MA to offer translation service at disability access seminar

Nicola Sullivan, 26.08.2015
Places still available for Opening Doors seminar
A speech-to-text translation service will be available for delegates attending a one-day seminar hosted by the Museums Association (MA) to exploring some of the practical ways that museums can address disabled access, participation and representation.
 
The service, provided by the charity Stagetext, will display the words of speakers presenting sessions on a large screen in front of the audience. For museum tours the service can be adapted so that translated text appears on tablet devices.
 
Deepa Shastri, the talks programme manager at Stagetext, says: “ A good number of museums in London have been successful in implementing the service and last year Stagetext live subtitled over 100 events. It’s slowly happening in other regions but there’s still a way to go to ensure countrywide provision for the many people who could benefit.”
 
Opening doors: Rethinking disabled access and interpretation in your museum has been developed in response to the artist and performer Mat Fraser’s keynote at the MA’s 2014 annual conference in Cardiff, when he challenged the museum sector to change people’s perception of disabled people and find new ways to represent their stories and experiences.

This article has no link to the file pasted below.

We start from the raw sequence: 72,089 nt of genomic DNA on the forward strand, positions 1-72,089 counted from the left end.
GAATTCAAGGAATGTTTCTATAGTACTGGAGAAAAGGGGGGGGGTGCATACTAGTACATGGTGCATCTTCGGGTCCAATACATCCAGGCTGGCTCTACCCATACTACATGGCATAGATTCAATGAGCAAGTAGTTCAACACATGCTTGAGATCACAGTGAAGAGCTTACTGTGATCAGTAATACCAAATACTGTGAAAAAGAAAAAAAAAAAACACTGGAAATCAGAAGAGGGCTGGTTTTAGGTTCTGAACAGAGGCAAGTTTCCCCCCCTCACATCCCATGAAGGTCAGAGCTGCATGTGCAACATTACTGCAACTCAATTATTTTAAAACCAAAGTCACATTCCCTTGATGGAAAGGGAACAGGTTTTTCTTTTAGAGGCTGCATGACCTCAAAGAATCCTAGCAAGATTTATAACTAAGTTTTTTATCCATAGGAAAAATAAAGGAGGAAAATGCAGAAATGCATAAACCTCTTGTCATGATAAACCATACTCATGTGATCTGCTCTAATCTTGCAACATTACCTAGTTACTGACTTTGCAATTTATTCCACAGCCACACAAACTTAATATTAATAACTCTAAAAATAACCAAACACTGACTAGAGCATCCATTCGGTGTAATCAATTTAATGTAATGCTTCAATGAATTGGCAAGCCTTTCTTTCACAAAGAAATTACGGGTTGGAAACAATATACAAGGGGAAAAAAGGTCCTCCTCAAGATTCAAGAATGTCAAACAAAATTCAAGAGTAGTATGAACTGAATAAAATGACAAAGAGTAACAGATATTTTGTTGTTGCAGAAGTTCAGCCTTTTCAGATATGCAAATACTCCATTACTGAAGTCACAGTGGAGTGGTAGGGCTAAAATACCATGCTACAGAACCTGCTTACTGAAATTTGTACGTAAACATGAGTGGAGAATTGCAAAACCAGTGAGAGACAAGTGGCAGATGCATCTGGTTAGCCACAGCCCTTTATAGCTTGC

Speakers include Jocelyn Dodd and Richard Sandell from the University of Leicester, who will explore the potential for museums to reframe collective attitudes towards difference.

Trizia Wells, the inclusion manager at Eureka! The National Children’s Museum, will share how its award-winning access programme has been embedded throughout the museum.

Anna Harnden, the museums, galleries and heritage programme manager at VocalEyes, will lead a participatory exercise around interpreting objects, discuss some of the specific barriers facing blind and partially-sighted museum visitors, and share ideas for overcoming them.

Shastri and Adam Werlinger from Stagetext will also share best practice guidance on providing access to deaf and hard-of-hearing visitors. Becki Morris, the collections assistant at Heritage and Culture Warwickshire, will explore how visitors with dyslexia and other neurodiversity conditions experience museums.

As part of the day, Morris will launch the Disability Cooperative Network’s new website. There will also be a chance to see the Royal College of Physicians exhibition Re-framing Disability, and to hear senior curator Emma Shepley explain how the exhibition, which explored four centuries of hidden history through contemporary responses from disabled people, was put together.

Tony Heaton, the chief executive of Shape Arts, will chair the day. Opening doors takes place on 15 September at the Royal College of Physicians in London.
 
Links
Timetable and booking information for Opening Doors